Context: Until the middle of 19th century Russia has extended to the Black Sea, but Crimeea was still inhabited by tartars, and they was subjects of Turks.
The Crimean War.—War now began and the Turks, who when aroused are brave soldiers, defeated the Russians near the Danube. France and England, in 1854, came to the aid of the Turks, for England feared Russia’s influence in Asia, and the Emperor Napoleon thought a successful war would make the French forget the loss of their freedom. England had not taken part in a great war for nearly forty years, and she was wholly unprepared for such a conflict as she was now entering upon. Lord Aberdeen, the Prime Minister, was a lover of peace, and not fitted to manage affairs at such a time. The chief seat of the war was the Crimea, on the Black Sea, although the Baltic, the White Sea, and Russian Armenia were the scenes of strife. Kars, a fortress in Armenia, was bravely defended by the Turks under General Williams (afterwards the commander of the British troops in Canada), but at last surrendered with honorable terms near the close of the war.
It was the beginning of September when the Allies reached the Crimea, and not long after, September 20, they defeated the Russians at the River Alma. The Russians now retreated to Sebastopol, a strong fortress in the Crimea, and the delay of the Allies gave them time to strengthen its defences. The French were commanded by Marshal St. Arnaud, and the English by Lord Raglan. Both commanders died before the war ended, and were replaced by General Pélissier and General Simpson. The siege of Sebastopol began, but it was found that the Russian engineer, Todleben, had done his work well, and the Allies were for nearly a year held at bay. At times the Russians strove to drive the Allies back, and at Balaclava a fierce contest took place, which served to bring out the heroic qualities of the British soldier. Lord Cardigan, the commander of the Light Brigade, was ordered to charge the enemy and retake some guns which had fallen into their hands, but he mistook the order, and, instead, commanded his men to charge the main body of the Russian army. His men knew it was almost certain death, but not a man hesitated. Six hundred men rode head-long into the midst of the Russian army, cutting down the Russian gunners on their way, and then rode back amid a deadly hail from Russian muskets and artillery. Six hundred went into that “valley of death,” less than two hundred returned to the ranks of the British army. This was on the 25th October, and on the 5th November a bloody battle was fought at Inkermann, in which the British private showed that his intelligence was more than a match for the brute force of the brave but ignorant Russian soldiery.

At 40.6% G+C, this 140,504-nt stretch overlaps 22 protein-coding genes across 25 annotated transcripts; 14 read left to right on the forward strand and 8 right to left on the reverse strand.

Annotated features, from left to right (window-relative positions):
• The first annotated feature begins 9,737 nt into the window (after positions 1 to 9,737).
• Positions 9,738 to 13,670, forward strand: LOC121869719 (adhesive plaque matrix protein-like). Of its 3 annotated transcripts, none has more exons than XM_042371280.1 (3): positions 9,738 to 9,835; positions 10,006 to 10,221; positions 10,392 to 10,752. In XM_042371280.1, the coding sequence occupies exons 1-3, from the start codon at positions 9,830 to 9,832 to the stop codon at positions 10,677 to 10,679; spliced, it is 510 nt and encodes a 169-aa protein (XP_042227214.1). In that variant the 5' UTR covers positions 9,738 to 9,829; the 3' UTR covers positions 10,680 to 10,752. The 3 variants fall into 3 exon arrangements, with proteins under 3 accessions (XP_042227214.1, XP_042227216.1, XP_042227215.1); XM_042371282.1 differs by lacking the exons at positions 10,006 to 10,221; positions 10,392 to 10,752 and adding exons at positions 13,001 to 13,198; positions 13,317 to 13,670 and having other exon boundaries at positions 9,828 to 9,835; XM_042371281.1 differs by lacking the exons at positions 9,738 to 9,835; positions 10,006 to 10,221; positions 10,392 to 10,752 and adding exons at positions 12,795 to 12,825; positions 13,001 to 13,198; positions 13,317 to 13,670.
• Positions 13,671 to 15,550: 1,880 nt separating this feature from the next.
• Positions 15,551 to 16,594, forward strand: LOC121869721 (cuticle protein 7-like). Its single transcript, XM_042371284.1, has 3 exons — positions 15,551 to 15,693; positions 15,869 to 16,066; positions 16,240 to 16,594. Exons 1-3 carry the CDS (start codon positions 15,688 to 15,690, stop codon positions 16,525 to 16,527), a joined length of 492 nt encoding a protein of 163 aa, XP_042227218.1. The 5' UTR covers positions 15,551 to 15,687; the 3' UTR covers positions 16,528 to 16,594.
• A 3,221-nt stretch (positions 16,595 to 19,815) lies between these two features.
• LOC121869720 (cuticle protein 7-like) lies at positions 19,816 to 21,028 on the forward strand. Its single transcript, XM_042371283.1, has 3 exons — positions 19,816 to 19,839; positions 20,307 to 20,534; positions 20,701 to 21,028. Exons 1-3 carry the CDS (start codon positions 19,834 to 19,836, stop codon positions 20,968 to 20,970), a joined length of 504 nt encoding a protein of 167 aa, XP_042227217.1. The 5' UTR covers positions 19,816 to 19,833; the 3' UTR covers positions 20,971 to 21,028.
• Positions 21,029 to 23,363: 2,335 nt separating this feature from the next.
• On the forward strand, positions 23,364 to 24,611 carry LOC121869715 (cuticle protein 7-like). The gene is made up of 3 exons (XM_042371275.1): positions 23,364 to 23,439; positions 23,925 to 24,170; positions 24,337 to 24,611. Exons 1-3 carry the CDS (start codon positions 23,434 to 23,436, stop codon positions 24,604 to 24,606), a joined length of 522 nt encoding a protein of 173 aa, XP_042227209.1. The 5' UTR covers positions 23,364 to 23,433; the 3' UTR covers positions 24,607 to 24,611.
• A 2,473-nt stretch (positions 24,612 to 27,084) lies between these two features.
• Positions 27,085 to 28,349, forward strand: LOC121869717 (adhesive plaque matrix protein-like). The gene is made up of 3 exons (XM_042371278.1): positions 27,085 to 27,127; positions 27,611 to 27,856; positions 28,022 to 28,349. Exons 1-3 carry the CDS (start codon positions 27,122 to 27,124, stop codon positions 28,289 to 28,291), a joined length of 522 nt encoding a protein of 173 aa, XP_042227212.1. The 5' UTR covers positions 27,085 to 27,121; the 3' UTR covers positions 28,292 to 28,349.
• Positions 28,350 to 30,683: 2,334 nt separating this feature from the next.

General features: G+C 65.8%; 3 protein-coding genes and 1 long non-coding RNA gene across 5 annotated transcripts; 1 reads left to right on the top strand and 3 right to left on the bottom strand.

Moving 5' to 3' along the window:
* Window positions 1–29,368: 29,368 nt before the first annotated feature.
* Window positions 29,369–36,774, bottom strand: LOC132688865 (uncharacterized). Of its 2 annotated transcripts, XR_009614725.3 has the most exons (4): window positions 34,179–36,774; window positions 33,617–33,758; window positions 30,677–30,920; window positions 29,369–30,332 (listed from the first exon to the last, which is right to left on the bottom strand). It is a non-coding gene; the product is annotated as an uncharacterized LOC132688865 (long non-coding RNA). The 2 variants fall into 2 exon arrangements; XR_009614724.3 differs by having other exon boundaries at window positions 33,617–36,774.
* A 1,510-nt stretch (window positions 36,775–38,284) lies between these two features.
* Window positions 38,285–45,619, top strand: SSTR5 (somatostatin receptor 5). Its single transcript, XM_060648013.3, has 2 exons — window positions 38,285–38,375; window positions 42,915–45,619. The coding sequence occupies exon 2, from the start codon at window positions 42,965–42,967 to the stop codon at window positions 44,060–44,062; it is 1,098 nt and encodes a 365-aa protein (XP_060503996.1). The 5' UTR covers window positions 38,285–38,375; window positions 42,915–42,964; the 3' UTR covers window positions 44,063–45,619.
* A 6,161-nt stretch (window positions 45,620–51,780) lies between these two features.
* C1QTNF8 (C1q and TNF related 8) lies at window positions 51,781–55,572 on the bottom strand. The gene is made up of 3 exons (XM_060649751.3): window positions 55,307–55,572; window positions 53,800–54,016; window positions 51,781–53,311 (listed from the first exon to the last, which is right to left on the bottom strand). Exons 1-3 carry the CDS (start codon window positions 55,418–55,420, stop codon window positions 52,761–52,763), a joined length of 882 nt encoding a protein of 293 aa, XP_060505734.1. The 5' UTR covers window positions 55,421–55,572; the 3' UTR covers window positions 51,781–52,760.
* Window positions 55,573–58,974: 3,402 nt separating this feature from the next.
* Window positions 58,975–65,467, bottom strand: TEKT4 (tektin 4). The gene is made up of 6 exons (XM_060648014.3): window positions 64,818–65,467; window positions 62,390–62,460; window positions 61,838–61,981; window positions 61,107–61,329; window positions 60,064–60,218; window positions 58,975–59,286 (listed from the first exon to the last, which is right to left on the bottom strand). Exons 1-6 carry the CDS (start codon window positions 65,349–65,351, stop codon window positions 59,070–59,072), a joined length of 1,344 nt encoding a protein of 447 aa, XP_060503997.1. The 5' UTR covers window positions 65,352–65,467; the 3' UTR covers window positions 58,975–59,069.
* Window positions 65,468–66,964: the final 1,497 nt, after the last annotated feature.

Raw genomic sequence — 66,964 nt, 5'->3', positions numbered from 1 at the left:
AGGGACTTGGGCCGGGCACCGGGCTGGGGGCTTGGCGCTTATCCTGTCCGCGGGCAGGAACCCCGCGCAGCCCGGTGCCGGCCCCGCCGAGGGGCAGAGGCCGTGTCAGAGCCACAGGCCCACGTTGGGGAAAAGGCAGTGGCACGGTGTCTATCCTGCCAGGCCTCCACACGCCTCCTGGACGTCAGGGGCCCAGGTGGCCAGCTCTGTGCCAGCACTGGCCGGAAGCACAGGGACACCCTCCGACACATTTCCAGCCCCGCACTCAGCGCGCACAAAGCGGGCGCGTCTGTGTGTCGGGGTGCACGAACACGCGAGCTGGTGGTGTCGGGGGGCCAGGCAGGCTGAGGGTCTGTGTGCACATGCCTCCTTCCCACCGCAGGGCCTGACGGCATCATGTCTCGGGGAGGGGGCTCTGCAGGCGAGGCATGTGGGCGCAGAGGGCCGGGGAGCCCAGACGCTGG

The siege of Sebastopol went on throughout the winter in spite of the terrible sufferings of the British soldiers. Mismanagement at home and in the Crimea left the soldiers without proper clothing shelter, and food. Shiploads of food were sent, which never reached the men. A cargo of boots did reach the half-shod men, but the boots were found to be all for one foot. These are but illustrations of the management of the war. The soldiers fell sick and could not be properly nursed and cared for. The result was that many died whose lives might have been saved under proper care. At last, Miss Florence Nightingale and a band of devoted women went out to nurse the sick and wounded. Very soon there was a marked change for the better in the condition of the patients, and from that time the value of women in army hospitals has been fully recognized. As time passed the war was better managed; there was less sickness among the soldiers, and better means were found of providing them with the necessary food, clothing, and shelter. In England, the discontent with the way things were going on led to Lord Aberdeen resigning, and to Lord Palmerston becoming Prime Minister. The siege of Sebastopol still went on, and at length attempts were made to carry it by storm. The first assault failed; the second was more successful. The French carried the Malakoff Tower, and although the English were repulsed at the Redan, the Russians blew up the forts, and left Sebastopol to the Allies, September, 1855. Soon after, in March, 1856, peace was made, and Russia, in the Treaty of Paris, agreed not to rebuild the fortifications of Sebastopol, and not to keep a fleet on the Black Sea.